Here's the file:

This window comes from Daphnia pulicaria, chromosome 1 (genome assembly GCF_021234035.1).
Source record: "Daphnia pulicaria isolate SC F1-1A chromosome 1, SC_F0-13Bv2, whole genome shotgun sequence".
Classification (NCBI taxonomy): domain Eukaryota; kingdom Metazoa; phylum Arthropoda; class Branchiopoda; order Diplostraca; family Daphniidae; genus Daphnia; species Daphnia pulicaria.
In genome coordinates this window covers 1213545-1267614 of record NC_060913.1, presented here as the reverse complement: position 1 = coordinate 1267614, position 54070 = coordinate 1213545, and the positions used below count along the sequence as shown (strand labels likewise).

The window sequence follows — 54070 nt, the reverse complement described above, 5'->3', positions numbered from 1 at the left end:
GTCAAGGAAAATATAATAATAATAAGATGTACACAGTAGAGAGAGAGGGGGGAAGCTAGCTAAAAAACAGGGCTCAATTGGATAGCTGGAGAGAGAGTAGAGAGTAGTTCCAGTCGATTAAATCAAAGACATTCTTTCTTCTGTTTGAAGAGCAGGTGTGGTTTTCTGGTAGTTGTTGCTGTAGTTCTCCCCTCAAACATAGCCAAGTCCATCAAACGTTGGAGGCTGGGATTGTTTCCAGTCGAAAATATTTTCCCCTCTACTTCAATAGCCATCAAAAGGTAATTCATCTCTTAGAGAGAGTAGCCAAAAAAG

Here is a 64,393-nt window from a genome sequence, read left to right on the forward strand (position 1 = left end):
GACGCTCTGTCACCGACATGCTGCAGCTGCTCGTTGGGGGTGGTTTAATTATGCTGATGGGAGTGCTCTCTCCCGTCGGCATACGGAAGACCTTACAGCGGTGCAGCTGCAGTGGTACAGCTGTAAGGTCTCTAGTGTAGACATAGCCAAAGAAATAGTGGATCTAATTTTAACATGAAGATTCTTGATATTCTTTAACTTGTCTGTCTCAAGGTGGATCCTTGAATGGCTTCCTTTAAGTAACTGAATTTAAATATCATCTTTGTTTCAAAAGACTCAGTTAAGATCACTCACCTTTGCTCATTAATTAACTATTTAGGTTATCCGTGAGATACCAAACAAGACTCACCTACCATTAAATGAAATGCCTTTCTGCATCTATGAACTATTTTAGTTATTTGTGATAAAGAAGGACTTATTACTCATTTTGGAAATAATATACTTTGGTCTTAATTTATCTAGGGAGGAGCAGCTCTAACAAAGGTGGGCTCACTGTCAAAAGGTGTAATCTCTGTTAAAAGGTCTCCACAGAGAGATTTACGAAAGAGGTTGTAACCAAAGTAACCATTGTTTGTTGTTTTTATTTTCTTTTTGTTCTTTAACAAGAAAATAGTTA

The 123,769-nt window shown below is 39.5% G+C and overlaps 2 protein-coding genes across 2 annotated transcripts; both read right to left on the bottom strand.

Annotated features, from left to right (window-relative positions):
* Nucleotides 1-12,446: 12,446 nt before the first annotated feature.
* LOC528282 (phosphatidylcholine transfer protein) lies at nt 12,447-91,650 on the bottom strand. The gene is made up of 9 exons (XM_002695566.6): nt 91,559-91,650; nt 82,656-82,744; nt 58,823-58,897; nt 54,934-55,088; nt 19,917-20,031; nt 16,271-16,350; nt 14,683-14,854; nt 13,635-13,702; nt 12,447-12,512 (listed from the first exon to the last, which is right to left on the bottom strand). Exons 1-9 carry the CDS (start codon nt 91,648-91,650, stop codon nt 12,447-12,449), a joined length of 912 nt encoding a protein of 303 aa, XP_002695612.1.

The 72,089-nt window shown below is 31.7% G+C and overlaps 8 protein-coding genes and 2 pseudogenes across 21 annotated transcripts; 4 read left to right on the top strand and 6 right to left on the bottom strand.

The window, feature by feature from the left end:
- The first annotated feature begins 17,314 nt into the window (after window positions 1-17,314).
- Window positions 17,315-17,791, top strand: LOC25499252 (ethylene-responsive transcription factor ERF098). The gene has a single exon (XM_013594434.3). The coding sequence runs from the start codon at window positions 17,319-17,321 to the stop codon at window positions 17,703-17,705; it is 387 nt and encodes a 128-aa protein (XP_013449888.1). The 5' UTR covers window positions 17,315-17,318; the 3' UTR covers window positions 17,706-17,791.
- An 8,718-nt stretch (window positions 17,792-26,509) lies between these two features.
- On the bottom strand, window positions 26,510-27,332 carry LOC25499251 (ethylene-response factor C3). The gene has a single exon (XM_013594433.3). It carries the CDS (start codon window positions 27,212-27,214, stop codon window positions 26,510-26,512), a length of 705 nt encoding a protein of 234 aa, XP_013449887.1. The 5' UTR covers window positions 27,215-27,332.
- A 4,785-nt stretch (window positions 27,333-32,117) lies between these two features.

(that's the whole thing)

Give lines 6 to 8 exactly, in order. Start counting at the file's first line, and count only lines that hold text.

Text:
GTCAAGGAAAATATAATAATAATAAGATGTACACAGTAGAGAGAGAGGGGGGAAGCTAGCTAAAAAACAGGGCTCAATTGGATAGCTGGAGAGAGAGTAGAGAGTAGTTCCAGTCGATTAAATCAAAGACATTCTTTCTTCTGTTTGAAGAGCAGGTGTGGTTTTCTGGTAGTTGTTGCTGTAGTTCTCCCCTCAAACATAGCCAAGTCCATCAAACGTTGGAGGCTGGGATTGTTTCCAGTCGAAAATATTTTCCCCTCTACTTCAATAGCCATCAAAAGGTAATTCATCTCTTAGAGAGAGTAGCCAAAAAAG

Here is a 64,393-nt window from a genome sequence, read left to right on the forward strand (position 1 = left end):
GACGCTCTGTCACCGACATGCTGCAGCTGCTCGTTGGGGGTGGTTTAATTATGCTGATGGGAGTGCTCTCTCCCGTCGGCATACGGAAGACCTTACAGCGGTGCAGCTGCAGTGGTACAGCTGTAAGGTCTCTAGTGTAGACATAGCCAAAGAAATAGTGGATCTAATTTTAACATGAAGATTCTTGATATTCTTTAACTTGTCTGTCTCAAGGTGGATCCTTGAATGGCTTCCTTTAAGTAACTGAATTTAAATATCATCTTTGTTTCAAAAGACTCAGTTAAGATCACTCACCTTTGCTCATTAATTAACTATTTAGGTTATCCGTGAGATACCAAACAAGACTCACCTACCATTAAATGAAATGCCTTTCTGCATCTATGAACTATTTTAGTTATTTGTGATAAAGAAGGACTTATTACTCATTTTGGAAATAATATACTTTGGTCTTAATTTATCTAGGGAGGAGCAGCTCTAACAAAGGTGGGCTCACTGTCAAAAGGTGTAATCTCTGTTAAAAGGTCTCCACAGAGAGATTTACGAAAGAGGTTGTAACCAAAGTAACCATTGTTTGTTGTTTTTATTTTCTTTTTGTTCTTTAACAAGAAAATAGTTA